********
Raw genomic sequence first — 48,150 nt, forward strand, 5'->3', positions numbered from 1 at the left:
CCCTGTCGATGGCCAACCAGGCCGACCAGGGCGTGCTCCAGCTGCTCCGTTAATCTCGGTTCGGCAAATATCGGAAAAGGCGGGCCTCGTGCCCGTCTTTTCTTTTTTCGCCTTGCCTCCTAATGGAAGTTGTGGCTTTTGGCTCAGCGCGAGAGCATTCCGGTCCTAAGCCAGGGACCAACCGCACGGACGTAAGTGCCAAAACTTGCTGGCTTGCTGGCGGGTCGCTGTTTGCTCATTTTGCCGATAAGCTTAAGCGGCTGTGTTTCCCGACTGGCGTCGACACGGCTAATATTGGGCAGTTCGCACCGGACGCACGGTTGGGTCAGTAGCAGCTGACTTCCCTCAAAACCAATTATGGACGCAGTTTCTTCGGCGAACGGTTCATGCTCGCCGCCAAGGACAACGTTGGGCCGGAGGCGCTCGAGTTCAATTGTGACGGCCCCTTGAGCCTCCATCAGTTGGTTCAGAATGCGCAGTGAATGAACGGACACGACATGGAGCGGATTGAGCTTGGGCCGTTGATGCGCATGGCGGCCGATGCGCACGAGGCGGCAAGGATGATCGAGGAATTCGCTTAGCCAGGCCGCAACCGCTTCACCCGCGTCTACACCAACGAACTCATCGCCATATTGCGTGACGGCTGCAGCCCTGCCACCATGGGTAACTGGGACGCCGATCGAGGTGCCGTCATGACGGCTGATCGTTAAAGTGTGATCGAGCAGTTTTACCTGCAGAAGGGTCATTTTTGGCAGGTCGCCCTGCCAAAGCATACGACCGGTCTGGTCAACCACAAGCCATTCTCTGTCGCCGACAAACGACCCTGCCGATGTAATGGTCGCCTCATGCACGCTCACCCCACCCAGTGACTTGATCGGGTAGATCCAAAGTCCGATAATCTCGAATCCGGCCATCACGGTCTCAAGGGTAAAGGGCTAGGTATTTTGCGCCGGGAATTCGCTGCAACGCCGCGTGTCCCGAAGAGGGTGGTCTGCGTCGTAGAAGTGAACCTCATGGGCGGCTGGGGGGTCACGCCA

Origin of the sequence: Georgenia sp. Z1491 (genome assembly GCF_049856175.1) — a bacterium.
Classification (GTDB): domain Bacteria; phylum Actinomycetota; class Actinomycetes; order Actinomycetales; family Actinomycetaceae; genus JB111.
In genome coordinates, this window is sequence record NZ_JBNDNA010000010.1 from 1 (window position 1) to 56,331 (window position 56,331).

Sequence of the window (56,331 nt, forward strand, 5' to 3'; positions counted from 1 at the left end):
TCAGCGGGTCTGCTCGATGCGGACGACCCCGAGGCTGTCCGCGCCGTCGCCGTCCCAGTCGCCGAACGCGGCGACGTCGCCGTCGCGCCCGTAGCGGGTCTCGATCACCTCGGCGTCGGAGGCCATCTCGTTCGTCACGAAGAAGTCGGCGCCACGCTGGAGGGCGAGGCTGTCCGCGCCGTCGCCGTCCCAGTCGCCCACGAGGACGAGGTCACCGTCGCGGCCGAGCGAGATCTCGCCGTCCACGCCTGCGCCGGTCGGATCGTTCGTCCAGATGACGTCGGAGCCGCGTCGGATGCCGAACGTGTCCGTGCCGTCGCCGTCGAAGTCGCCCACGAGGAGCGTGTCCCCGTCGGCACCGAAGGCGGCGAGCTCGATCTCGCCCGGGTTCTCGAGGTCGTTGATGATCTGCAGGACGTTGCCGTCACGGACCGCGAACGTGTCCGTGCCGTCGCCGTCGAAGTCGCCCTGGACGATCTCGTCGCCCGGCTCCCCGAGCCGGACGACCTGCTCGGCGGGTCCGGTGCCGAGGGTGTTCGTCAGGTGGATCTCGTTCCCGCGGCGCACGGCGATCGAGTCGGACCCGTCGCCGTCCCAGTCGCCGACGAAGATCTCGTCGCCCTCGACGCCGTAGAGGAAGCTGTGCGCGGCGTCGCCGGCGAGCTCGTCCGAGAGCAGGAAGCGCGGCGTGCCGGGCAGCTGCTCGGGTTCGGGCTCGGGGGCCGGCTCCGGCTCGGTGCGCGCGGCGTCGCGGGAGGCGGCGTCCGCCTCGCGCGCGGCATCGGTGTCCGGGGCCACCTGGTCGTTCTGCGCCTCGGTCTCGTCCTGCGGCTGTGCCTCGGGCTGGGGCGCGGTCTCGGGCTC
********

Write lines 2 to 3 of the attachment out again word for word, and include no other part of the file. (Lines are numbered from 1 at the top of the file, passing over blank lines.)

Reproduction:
CCCTGTCGATGGCCAACCAGGCCGACCAGGGCGTGCTCCAGCTGCTCCGTTAATCTCGGTTCGGCAAATATCGGAAAAGGCGGGCCTCGTGCCCGTCTTTTCTTTTTTCGCCTTGCCTCCTAATGGAAGTTGTGGCTTTTGGCTCAGCGCGAGAGCATTCCGGTCCTAAGCCAGGGACCAACCGCACGGACGTAAGTGCCAAAACTTGCTGGCTTGCTGGCGGGTCGCTGTTTGCTCATTTTGCCGATAAGCTTAAGCGGCTGTGTTTCCCGACTGGCGTCGACACGGCTAATATTGGGCAGTTCGCACCGGACGCACGGTTGGGTCAGTAGCAGCTGACTTCCCTCAAAACCAATTATGGACGCAGTTTCTTCGGCGAACGGTTCATGCTCGCCGCCAAGGACAACGTTGGGCCGGAGGCGCTCGAGTTCAATTGTGACGGCCCCTTGAGCCTCCATCAGTTGGTTCAGAATGCGCAGTGAATGAACGGACACGACATGGAGCGGATTGAGCTTGGGCCGTTGATGCGCATGGCGGCCGATGCGCACGAGGCGGCAAGGATGATCGAGGAATTCGCTTAGCCAGGCCGCAACCGCTTCACCCGCGTCTACACCAACGAACTCATCGCCATATTGCGTGACGGCTGCAGCCCTGCCACCATGGGTAACTGGGACGCCGATCGAGGTGCCGTCATGACGGCTGATCGTTAAAGTGTGATCGAGCAGTTTTACCTGCAGAAGGGTCATTTTTGGCAGGTCGCCCTGCCAAAGCATACGACCGGTCTGGTCAACCACAAGCCATTCTCTGTCGCCGACAAACGACCCTGCCGATGTAATGGTCGCCTCATGCACGCTCACCCCACCCAGTGACTTGATCGGGTAGATCCAAAGTCCGATAATCTCGAATCCGGCCATCACGGTCTCAAGGGTAAAGGGCTAGGTATTTTGCGCCGGGAATTCGCTGCAACGCCGCGTGTCCCGAAGAGGGTGGTCTGCGTCGTAGAAGTGAACCTCATGGGCGGCTGGGGGGTCACGCCA

Origin of the sequence: Georgenia sp. Z1491 (genome assembly GCF_049856175.1) — a bacterium.